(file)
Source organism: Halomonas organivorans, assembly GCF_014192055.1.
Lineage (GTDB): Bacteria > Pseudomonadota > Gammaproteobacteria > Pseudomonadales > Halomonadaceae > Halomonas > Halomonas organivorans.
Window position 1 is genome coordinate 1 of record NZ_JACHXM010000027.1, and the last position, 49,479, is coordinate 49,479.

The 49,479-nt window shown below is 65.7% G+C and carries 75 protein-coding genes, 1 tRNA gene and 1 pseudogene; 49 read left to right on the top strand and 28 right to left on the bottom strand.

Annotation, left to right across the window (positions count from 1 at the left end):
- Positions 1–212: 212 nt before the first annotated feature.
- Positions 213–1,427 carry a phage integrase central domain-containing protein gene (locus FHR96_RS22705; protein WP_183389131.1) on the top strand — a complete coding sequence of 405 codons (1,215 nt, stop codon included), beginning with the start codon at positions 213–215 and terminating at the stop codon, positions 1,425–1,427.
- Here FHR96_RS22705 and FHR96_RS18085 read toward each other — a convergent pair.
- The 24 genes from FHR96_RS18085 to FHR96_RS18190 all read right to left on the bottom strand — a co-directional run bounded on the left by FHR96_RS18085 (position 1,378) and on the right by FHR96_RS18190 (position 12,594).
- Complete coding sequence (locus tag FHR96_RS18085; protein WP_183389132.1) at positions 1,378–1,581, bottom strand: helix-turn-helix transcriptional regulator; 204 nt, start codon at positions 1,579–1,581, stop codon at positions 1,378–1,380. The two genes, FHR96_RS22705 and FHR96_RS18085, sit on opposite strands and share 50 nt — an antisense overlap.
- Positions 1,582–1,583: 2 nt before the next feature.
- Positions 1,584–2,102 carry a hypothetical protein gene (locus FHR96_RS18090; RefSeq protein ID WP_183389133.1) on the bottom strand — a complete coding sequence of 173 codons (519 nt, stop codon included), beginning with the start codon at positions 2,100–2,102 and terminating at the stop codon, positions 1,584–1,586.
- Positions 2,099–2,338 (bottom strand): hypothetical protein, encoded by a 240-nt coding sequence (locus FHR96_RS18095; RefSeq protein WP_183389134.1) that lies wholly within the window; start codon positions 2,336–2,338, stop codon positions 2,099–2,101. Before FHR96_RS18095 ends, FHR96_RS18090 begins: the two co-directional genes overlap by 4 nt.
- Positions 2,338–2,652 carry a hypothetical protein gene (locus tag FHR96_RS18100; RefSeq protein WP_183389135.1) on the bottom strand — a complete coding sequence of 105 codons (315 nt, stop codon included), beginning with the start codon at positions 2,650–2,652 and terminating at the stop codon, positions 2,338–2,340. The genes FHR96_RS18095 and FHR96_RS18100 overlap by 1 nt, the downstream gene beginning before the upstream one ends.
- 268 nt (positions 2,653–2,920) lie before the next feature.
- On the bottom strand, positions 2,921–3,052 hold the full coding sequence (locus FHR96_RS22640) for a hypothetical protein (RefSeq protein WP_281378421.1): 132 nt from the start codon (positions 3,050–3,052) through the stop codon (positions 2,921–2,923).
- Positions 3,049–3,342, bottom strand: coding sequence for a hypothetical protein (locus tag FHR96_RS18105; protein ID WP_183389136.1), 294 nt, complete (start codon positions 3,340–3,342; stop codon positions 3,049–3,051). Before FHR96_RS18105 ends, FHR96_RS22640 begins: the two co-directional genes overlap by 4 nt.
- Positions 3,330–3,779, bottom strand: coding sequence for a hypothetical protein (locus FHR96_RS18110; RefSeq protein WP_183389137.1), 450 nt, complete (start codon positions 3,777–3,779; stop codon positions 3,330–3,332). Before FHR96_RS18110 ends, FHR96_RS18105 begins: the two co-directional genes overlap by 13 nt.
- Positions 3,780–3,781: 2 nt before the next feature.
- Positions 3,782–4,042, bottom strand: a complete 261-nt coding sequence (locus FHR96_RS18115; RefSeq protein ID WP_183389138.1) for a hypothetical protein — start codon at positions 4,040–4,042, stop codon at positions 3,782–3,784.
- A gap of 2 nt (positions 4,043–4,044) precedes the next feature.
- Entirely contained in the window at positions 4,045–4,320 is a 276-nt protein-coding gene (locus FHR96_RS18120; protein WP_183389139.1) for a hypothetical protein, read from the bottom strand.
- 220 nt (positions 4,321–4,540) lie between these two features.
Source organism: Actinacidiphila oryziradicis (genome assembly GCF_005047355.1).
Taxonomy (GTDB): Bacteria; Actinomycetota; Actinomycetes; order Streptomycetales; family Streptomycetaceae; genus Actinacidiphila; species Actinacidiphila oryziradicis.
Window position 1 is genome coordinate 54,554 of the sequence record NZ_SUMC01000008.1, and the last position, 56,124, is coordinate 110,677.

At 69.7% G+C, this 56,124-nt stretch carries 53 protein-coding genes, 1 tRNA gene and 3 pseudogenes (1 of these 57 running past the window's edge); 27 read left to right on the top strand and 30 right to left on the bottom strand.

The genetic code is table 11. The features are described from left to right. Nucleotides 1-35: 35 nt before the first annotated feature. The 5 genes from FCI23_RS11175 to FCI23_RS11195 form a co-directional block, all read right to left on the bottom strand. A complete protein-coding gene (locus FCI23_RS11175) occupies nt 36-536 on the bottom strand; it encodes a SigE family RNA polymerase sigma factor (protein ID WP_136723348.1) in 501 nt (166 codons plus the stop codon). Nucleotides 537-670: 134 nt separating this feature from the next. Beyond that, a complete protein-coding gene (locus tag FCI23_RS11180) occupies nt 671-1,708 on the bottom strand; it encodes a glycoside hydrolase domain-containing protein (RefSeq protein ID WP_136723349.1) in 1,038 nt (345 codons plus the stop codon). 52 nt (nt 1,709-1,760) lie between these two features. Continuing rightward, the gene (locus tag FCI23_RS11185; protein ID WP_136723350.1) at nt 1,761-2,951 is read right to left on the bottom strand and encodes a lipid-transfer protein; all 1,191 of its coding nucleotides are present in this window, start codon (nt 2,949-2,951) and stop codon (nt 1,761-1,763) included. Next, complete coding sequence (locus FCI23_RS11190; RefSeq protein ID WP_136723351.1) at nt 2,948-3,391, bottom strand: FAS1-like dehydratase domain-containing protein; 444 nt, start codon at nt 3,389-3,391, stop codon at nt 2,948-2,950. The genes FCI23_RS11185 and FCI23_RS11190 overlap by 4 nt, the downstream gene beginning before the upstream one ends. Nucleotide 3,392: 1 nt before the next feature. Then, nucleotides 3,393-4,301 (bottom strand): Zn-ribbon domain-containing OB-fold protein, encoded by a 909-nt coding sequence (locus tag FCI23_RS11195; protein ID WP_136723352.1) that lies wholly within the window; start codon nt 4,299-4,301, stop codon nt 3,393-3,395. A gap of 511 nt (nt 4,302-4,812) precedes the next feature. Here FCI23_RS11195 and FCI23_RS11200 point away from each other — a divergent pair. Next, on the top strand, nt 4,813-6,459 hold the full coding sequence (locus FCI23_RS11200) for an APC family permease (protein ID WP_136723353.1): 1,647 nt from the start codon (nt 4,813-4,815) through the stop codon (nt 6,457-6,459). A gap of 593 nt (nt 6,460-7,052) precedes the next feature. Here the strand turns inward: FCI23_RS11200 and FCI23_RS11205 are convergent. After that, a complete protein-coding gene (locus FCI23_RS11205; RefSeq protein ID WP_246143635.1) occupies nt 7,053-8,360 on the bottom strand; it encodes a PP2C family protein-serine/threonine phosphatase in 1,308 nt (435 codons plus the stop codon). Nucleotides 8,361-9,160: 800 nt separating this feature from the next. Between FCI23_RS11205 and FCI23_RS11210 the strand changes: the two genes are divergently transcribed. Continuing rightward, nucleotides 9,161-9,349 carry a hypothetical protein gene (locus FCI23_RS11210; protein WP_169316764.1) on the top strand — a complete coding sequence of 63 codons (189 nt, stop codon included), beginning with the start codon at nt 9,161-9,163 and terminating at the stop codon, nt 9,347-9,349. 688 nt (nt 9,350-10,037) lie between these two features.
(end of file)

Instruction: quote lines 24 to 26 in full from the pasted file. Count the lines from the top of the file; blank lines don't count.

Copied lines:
Source organism: Actinacidiphila oryziradicis (genome assembly GCF_005047355.1).
Taxonomy (GTDB): Bacteria; Actinomycetota; Actinomycetes; order Streptomycetales; family Streptomycetaceae; genus Actinacidiphila; species Actinacidiphila oryziradicis.
Window position 1 is genome coordinate 54,554 of the sequence record NZ_SUMC01000008.1, and the last position, 56,124, is coordinate 110,677.